hebu mi = leave me alone.32 KIMVITA Kimvita Kiunguja Maboga English = vegetables miboga mafya for Mafiga = three stones = breasts maziwa tembo Matiti Ndovu Ku-nena = elephant = to say = to drink = peas = grated coconut ku-sema ku-nywa chooko Ku-nwa Pojo Taki chicha . don't worry me also.to take counsel Ku-kumbwa na sheitani = to be possessed. gather = mushroom = strips for sewing mats = to bear (children. lone (buffalo. buck) Bora azima = never mind (lit. the devil ! ! (a frequent occurrence) Mwenyi paliti = an unclean person. the majority are more or but a few may be met with in others. foremost) Heri apendalo Mungu = what God wishes is best (often Mwenda pweke = one an excuse for doing some shady trick to get out of a difficulty) . hebu = come let us. less confined to this dialect Utampata wapi P (for utampataje P) = how will you find him 1 Utaka nini ? (for utakani ?) = what do you want ? Ana matata = he is difficult to deal with Hebu or. or smitten by. let me (pass) Kula njama . = custard apple = to pluck. for cooking-pot after extrac- tion of tui Ku-teta = pumpkin = syphilis = to descend ku-gombana = to quarrel Tomoko stafele Tango Tego Ku-teremka boga sekeneko ku-shuka ) topetopej Ku-tunda ku-chuma Uoga (and woga) kiyoga Usitu ukili Ku-vyaa ku-zaa IV. fruit). sleep is hurting me) that goes alone. Changes of Idiom Below are a few idiomatic expressions. health is best. one who has not performed the necessary ablutions (ku-tamba) Usingizi unaniuma = I feel sleepy (lit. please.

rest oneself Mangaribi inatangamana = twilight is falling Konde mzigo = a very stalwart person (lit. what he is thinking of) Nini hii = this what's -its-name Nani hii = that what's-his-name. This might be considered as a sub-dialect of Kimvita. now it will give no more trouble (when the brunt of a piece of work has been successfully performed) Ku-kata roho = to die Gazeti! (exclamation) = lie falsehood. with apologies) Amekucheza = he has made evil medicine against you.e. There are also other sub-dialects on the coast between and Vanga consisting of Kirnvita with a greater or less Mombasa admixture of Kinyika. Kivumba is the dialect of Vanga and Wasini island. Nilete kijiti kibiriti P = am I to ya kumba kumba = a big Mkono kwa mkono = from hand Safari bring a toothpick or a match ? safari to hand Akili ni mali = (your) wits are (your) fortune (sarcastically) Haina maana wala haina tamu = it has no rhyme or reason Ku-kata nguo = (i) to buy clothes. i. (ii) to take (a leso) into wear Ku-patisha moto = to heat up Ku-nyosha mkono = to make a long arm Twende zetuni (also twendeni) = let us go (only if more than two go. from the E. 3 . A. Gazette ? Example. 7. viz. you lie (der.KIMVITA Kujilalia = to lie 33 oneself down. The process of time however has so altered many of these that they are scarcely to be recognized. the fist a load) Ku-oga kabisa = to wash all over Mamako ndiye mungu wa pili = your mother is (your) second God (therefore obey her) = Have you not treated me badly ? P neno Hukunifanya Sasa haina neno = Now there is no more fear. Kidigo. s. more than one other and yourself) Sijui anaketije = I don't know what is the matter with him (or. Ao is often omitted between two alternatives. It must be remembered that Kimvita has drawn largely on Kinyika and Kigiryama for its Bantu words.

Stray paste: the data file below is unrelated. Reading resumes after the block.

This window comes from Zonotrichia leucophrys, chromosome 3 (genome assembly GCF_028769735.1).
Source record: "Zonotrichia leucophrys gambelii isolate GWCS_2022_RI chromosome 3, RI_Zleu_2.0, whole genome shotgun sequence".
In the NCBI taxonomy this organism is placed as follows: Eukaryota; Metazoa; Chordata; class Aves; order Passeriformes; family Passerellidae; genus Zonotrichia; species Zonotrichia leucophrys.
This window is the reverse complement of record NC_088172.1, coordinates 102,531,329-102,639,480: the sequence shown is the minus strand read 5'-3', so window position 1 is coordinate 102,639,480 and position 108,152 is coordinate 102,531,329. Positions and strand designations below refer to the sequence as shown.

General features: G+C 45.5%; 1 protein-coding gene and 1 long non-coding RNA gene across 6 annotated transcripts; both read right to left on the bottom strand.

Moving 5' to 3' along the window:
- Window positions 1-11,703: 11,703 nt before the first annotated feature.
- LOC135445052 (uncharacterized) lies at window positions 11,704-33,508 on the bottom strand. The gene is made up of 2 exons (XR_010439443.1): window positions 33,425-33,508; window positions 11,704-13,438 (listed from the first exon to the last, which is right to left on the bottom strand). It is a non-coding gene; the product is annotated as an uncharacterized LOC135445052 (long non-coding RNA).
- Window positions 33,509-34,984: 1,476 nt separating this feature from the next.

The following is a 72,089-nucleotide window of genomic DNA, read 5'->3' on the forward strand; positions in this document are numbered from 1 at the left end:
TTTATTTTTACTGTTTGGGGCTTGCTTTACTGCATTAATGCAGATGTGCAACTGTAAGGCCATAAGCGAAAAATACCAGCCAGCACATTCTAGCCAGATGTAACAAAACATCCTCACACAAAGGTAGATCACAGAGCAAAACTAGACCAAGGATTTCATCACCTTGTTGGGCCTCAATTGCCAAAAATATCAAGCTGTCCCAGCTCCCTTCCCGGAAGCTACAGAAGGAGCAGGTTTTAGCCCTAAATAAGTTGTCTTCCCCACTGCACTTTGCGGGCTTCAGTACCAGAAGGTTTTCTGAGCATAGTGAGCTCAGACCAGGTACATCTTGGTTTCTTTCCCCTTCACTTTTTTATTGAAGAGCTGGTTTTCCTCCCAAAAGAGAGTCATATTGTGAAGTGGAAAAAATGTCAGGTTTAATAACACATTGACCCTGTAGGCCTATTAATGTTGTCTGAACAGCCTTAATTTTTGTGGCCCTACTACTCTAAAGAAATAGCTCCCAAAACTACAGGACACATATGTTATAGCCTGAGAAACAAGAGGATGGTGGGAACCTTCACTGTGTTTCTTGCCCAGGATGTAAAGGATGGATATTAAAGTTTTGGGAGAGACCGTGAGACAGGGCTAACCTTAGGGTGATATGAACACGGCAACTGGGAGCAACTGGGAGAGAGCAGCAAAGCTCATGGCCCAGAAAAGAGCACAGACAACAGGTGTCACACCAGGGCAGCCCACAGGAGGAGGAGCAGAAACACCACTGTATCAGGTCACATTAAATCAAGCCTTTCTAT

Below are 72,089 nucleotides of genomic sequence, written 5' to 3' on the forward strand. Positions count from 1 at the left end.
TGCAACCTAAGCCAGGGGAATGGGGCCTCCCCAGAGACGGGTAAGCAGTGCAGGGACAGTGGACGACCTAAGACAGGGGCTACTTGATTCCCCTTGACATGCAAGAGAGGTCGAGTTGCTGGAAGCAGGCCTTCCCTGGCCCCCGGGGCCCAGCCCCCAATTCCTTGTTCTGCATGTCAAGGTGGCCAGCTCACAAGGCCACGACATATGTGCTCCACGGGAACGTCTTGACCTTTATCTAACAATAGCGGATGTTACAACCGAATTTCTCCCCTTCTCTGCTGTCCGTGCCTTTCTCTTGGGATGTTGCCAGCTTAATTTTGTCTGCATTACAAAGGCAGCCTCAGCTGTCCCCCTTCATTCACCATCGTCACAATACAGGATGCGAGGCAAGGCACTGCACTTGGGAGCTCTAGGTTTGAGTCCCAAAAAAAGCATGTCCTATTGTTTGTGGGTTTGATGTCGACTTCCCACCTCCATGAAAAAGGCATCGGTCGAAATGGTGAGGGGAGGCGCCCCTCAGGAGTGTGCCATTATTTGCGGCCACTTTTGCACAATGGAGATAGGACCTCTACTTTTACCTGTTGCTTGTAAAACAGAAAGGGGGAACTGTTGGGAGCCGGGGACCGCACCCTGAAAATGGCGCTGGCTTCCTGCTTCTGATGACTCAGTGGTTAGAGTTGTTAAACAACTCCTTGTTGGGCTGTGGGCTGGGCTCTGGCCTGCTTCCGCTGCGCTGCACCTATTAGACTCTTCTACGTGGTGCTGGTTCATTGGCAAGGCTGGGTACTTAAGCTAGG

is mzee (not mzele) tele = old person = much. The old name for Lamu was Kiwa Ndeo. or Lamu. have when passing had an 1 placed between them Kimv." an Arab As this dialect is not well known hope to go into I it more fully than any of the preceding. into Examples. . or the island of Ndeo. softened into y.KIAMU 34 Kiamu 8. Kiamu Kimvita Makee English makalele = shouts mawele = millet for Mawee Mbee mbele = before Mtee mtele =rice Muwee mwele =a Nyee Ku-tea (teea) =hair nyele ku-peleka = to send ku-telea = to add to Upee upele Ku-peka (peeka) =a sick person pimple. the dialect of the town of is Amu.cords = slave fastening sail to yard girl . K'ayek'aye Kiyakazi Kiyamanda for k'ajek'aje kijakazi . Mzee for Tele (not tee) J Kimv. Examples. kiwa being old Swahili for kisiwa = "island. on the island of that name.. the Banu Lami. Two Changes of Letters successive e's in Kiam. who came from the Persian Gulf. Exceptions. I. The word Lamu is said to have been derived from the name of tribe.

KIAMU Yambo 35 .

leo . Kiyemba Yeo is for changed to y. Baghaa 1 in Kimv.K1AMU 36 Occasionally Examples. kilemba = a turban = to-day.

are -vyo-.) . = a fisherman = a thief = to give birth ku-vyaa ku-vumbua = to explore. -vi-. Examples.) = ku-kanga (Kiam. vyote..KIAMU 37 All concords agreeing with plural of ki. nguva. ku-vaa. used in to z. mvua. -zo. utenzi Ku-kanza (Kimv. mavi. zake. -kavu..to begin ku-funza = to teach = a fly inzi = a kanzu kanzn = a loop kitanzi kwanza = first mpenzi . Examples of other words changing v Mvuzi Mwizi for Ku-zaa Ku-zrnnbua Apart from all class there are few G -ovii. . -zi-.a loved one Mwandi mwanzi ^bamboo Mwando mwanzo = beginning Nyende Tandu Ku-tunda Utendi Exception. etc. Examples. place of vya. ku-vua. etc. becomes nd. zile. Thus za. Ku-anda Ku-funda for Indi Kandu Kitandi Rwanda Mpendi ku-anza . between two vowels is sometimes dropped. hivi. hizi. zenu. vyenu. nguvu. Exceptions. vile. = a cricket nyenzi = a bough tanzu ku-tunza to take care of = a story in verse. mvuvi mwivi concords connected with the plural of the ki- words which make this change.class change v. Ku-awanya for ku-gawanya Mbeu Nduu mbegu ndugu Tendeo tendego ku-tegua Ku-teua Nz in (or = to divide = seeds = brother = a leg of the kitanda = tagua) to choose. mwavuli. and many others. . vyake. Kimv. ndevu. zote.or vyto z-.